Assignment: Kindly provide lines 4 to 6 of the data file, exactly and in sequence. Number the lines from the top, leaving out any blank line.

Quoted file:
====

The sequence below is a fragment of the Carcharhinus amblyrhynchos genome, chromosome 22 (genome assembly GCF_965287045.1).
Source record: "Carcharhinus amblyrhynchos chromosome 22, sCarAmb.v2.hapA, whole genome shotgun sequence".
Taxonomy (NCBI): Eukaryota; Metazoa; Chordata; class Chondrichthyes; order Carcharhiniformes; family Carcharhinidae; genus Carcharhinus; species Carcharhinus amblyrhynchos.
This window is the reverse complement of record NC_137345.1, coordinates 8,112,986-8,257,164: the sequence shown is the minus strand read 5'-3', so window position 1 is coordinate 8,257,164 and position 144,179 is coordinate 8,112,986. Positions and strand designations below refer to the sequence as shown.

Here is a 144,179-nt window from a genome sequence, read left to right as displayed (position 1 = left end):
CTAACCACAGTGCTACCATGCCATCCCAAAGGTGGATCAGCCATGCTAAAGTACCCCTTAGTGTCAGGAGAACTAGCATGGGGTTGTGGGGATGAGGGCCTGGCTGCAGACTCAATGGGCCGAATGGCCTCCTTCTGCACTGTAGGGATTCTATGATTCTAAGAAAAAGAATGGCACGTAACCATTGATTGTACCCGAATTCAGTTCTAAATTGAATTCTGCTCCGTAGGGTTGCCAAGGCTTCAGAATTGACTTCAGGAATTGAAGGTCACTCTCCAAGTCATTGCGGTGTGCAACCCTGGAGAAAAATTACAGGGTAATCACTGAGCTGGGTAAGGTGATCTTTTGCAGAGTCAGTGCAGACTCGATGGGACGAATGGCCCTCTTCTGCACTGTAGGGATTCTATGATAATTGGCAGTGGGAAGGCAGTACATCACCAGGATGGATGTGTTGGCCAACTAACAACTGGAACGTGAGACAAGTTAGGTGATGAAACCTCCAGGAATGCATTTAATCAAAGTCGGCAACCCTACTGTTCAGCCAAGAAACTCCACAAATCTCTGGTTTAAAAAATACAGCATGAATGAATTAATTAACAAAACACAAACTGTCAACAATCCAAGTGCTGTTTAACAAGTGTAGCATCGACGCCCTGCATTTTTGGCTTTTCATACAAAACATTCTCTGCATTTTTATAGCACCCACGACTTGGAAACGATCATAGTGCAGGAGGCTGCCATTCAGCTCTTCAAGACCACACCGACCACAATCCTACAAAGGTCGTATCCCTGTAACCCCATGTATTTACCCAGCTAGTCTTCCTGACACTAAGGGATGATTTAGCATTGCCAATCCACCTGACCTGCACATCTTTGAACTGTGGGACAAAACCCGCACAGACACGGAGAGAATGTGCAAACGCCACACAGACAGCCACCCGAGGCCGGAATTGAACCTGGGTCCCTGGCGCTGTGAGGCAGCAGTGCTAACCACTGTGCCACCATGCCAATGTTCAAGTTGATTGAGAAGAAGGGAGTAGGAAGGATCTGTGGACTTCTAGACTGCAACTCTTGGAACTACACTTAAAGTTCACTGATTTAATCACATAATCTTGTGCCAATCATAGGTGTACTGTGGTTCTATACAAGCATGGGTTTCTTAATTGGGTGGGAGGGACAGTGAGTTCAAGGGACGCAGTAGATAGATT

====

This window is the reverse complement of record NC_137345.1, coordinates 8,112,986-8,257,164: the sequence shown is the minus strand read 5'-3', so window position 1 is coordinate 8,257,164 and position 144,179 is coordinate 8,112,986. Positions and strand designations below refer to the sequence as shown.

Here is a 144,179-nt window from a genome sequence, read left to right as displayed (position 1 = left end):
CTAACCACAGTGCTACCATGCCATCCCAAAGGTGGATCAGCCATGCTAAAGTACCCCTTAGTGTCAGGAGAACTAGCATGGGGTTGTGGGGATGAGGGCCTGGCTGCAGACTCAATGGGCCGAATGGCCTCCTTCTGCACTGTAGGGATTCTATGATTCTAAGAAAAAGAATGGCACGTAACCATTGATTGTACCCGAATTCAGTTCTAAATTGAATTCTGCTCCGTAGGGTTGCCAAGGCTTCAGAATTGACTTCAGGAATTGAAGGTCACTCTCCAAGTCATTGCGGTGTGCAACCCTGGAGAAAAATTACAGGGTAATCACTGAGCTGGGTAAGGTGATCTTTTGCAGAGTCAGTGCAGACTCGATGGGACGAATGGCCCTCTTCTGCACTGTAGGGATTCTATGATAATTGGCAGTGGGAAGGCAGTACATCACCAGGATGGATGTGTTGGCCAACTAACAACTGGAACGTGAGACAAGTTAGGTGATGAAACCTCCAGGAATGCATTTAATCAAAGTCGGCAACCCTACTGTTCAGCCAAGAAACTCCACAAATCTCTGGTTTAAAAAATACAGCATGAATGAATTAATTAACAAAACACAAACTGTCAACAATCCAAGTGCTGTTTAACAAGTGTAGCATCGACGCCCTGCATTTTTGGCTTTTCATACAAAACATTCTCTGCATTTTTATAGCACCCACGACTTGGAAACGATCATAGTGCAGGAGGCTGCCATTCAGCTCTTCAAGACCACACCGACCACAATCCTACAAAGGTCGTATCCCTGTAACCCCATGTATTTACCCAGCTAGTCTTCCTGACACTAAGGGATGATTTAGCATTGCCAATCCACCTGACCTGCACATCTTTGAACTGTGGGACAAAACCCGCACAGACACGGAGAGAATGTGCAAACGCCACACAGACAGCCACCCGAGGCCGGAATTGAACCTGGGTCCCTGGCGCTGTGAGGCAGCAGTGCTAACCACTGTGCCACCATGCCAATGTTCAAGTTGATTGAGAAGAAGGGAGTAGGAAGGATCTGTGGACTTCTAGACTGCAACTCTTGGAACTACACTTAAAGTTCACTGATTTAATCACATAATCTTGTGCCAATCATAGGTGTACTGTGGTTCTATACAAGCATGGGTTTCTTAATTGGGTGGGAGGGACAGTGAGTTCAAGGGACGCAGTAGATAGATT